BH: What is your sense of the readers to or for whom you write? What do or don’t your ideal readers know?
ELY: If I had the luxury of defining an ideal reader, it’d be someone who knows much more than I do, someone who stays on top of current events and is interested in history and science. It’s someone who is interested in the direction we’re going in as a society, in particular as a scientific society. It’s a reader who is enlightened about and open to race and gender, who likes reading everything. In short, someone who is not me.
BH: Not you? Why do you say that?
ELY: Because I don’t know very much.
BH: I’m going to go out on a limb and say that you’re pretty open to race and gender issues. [Laughs] With regard to placing stories and poetry, how do you decide readership? The science fiction and fantasy community has its established venues, and so does the mainstream literary community. How do you decide where to submit?
ELY: If I feel that a story is more likely to be well received by one genre, I’ll start sending it to journals in that genre. But I usually end up sending it to anywhere I feel it fits.
The main difference is response time. Lightspeed, for example, will reject me in a week, whereas The New Yorker takes ninety days. And so it’s usually more efficient to collect rejection letters from the science fiction side, and then start submitting to the slower mainstream fiction markets.
Take a story like “The Transfiguration of MarÃa Luisa Ortega,” for example. I don’t know where I got the idea to submit it to the Kenyon Review.1 But I did, and it turned out it was a perfect market for the story. David Lynn liked it and bought it after eighty days. I submitted “The Lamp at the Turning” there too, a year later, after that story gathered a few rejection slips from science fiction and fantasy magazines.2
BH: What about “The Cartographer Wasps,” which appeared in Clarkesworld?
ELY: Clarkesworld was the first place I sent it. It’s one of those crazy things.
BH: Now that your fiction is getting more attention, you might be more aware of the readers’ perspectives and readings of your work. Have you come to new readings of your own stories?
ELY: The stories haven’t become unfamiliar enough for me to analyze from a readerly standpoint quite yet, but I do remember what I was trying for. Reading “The Cartographer Wasps” now, I think that the theories I borrowed from and the intellectual direction I was taking are still the same. But I thought the ending was a happy one.
BH: Some readers took it differently?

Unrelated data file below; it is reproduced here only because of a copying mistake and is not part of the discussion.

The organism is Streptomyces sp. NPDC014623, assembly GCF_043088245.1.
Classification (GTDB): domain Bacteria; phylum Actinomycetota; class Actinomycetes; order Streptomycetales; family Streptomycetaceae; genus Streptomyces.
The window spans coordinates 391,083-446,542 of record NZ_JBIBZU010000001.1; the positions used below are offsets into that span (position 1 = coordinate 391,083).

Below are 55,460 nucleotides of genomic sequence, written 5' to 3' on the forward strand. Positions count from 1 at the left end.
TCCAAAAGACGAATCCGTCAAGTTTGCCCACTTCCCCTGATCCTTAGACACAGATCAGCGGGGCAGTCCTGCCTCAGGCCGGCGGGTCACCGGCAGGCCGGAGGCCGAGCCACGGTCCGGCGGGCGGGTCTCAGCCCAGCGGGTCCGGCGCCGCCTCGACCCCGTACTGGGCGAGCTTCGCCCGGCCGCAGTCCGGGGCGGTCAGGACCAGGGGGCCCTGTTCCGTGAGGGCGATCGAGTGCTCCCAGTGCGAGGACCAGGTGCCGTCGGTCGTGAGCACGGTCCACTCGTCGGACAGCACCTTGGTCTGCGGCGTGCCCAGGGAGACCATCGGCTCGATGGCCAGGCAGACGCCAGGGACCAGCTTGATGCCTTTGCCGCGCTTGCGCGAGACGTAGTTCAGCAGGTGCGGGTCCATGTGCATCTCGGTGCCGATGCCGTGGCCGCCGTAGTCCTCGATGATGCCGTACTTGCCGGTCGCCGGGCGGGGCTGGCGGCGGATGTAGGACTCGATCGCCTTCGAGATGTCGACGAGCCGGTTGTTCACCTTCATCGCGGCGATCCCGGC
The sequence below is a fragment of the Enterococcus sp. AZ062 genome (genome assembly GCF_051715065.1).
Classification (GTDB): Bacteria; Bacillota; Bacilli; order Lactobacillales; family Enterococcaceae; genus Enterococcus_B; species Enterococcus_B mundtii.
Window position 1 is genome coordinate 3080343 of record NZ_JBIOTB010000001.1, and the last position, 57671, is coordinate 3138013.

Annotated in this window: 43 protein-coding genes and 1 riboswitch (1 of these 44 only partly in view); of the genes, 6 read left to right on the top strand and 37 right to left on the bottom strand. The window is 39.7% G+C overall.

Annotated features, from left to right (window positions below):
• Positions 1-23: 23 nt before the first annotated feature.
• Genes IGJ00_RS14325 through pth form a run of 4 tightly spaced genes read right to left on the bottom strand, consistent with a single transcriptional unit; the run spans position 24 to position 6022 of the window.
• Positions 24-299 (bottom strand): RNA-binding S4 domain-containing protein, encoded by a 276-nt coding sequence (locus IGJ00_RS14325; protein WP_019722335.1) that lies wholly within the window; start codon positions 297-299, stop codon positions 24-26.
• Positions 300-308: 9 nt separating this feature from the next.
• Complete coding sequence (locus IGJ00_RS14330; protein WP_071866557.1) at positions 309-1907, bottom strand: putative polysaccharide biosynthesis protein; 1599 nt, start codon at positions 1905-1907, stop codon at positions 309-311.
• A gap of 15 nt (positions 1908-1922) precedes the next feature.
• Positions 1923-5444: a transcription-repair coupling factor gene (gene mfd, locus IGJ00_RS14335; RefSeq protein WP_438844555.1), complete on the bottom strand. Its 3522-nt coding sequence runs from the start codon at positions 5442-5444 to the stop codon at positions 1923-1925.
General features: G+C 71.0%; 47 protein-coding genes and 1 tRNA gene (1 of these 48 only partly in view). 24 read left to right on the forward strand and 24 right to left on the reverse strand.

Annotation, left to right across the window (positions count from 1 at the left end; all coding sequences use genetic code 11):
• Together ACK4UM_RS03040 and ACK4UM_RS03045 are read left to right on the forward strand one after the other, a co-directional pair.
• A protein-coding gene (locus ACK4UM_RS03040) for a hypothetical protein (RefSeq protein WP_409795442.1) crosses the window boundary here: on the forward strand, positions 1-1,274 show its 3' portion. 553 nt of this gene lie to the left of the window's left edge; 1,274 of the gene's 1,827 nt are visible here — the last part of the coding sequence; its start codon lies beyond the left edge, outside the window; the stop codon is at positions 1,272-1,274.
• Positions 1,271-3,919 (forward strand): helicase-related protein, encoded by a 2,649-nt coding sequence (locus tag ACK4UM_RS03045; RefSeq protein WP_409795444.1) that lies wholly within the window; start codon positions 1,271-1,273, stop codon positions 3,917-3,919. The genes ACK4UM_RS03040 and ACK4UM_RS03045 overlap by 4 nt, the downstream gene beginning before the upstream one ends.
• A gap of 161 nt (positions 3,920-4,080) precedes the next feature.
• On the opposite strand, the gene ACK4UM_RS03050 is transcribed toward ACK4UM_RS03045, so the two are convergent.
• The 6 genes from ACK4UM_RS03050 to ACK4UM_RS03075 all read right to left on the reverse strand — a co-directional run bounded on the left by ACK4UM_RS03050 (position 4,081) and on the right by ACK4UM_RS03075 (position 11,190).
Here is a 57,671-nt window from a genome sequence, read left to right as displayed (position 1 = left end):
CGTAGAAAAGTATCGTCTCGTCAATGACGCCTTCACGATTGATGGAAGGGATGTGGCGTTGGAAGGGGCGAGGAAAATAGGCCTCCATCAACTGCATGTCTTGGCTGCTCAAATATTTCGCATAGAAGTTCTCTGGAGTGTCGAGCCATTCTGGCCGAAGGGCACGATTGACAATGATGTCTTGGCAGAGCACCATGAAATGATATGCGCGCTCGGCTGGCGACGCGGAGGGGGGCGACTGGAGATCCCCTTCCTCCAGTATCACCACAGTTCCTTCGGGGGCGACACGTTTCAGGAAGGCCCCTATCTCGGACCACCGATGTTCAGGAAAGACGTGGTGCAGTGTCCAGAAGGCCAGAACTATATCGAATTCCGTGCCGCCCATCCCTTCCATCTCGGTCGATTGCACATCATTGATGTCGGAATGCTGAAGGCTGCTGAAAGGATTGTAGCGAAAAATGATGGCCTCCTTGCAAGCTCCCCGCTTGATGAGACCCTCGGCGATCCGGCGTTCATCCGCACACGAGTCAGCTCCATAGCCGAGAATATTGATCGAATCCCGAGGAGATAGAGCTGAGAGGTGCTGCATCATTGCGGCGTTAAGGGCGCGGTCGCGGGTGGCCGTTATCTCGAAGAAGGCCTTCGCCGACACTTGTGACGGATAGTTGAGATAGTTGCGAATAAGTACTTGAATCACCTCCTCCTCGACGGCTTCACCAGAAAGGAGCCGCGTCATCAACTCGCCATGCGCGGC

ELY: You mentioned in an earlier exchange that you thought the anarchist bees had become inconsequential by the end of the story, and I was somewhat surprised. If I failed, I failed. But I meant the ending to be optimistic. Because you knew that what the first anarchist bees started was going to continue. Because there is a drive in an inadequate or failed society to break out of the current mode or establishment and find something better. What the bees attempted might start and fail again several times, but it would continue.
I wrote it in December 2010, which was a couple of months before the protests at Tahrir Square, and almost a year before Occupy Wall Street, both of which, in my view, were beautiful efforts in their initial conception that did not succeed on their first try. We can hope that in the end what comes out of these struggles will be higher and better societies than what we know now.
BH: There’s an element in the story about the importance of documentation, of knowledge and events that are recorded and reported in writing. In the case of the anarchist bees, their experience may seem Caliban-like, though they don’t necessary “curse” with the language acquisition. They are more analogous to a colonial condition in which they learn the language of the colonizers, have begun to use it for their own liberation, but are punished by their masters for trying to dismantle the master’s house and building a house of their own with it.
ELY: In Gikandi’s seminar we discussed, among other matters, the peculiar impulse of imperial bureaucracy to produce text after voluminous text, document after document, a compulsive record of everything that often had to be burned afterward when the truth became untidily inconvenient. The maps are an aspect of this fixation on description and delineation–a feat of art and science, yes, but also a forced projection of a nonlinear, non-Cartesian world into the neat coordinates of a conquering power.
One unintentional result of text-based bureaucracies is, of course, that the colonized people will learn to read and write in the imperial language and eventually turn that power to their own ends, their own liberations, their own literatures. Revolutions are difficult creatures, and they are called revolutions for a reason–seldom does the first one stick. But they leave traces, pamphlets, tracts, stories…
BH: What role do the humans play in this story? I was really intrigued by the fact that you had first written the story without the frame of the humans.
ELY: They are an index to transcendence.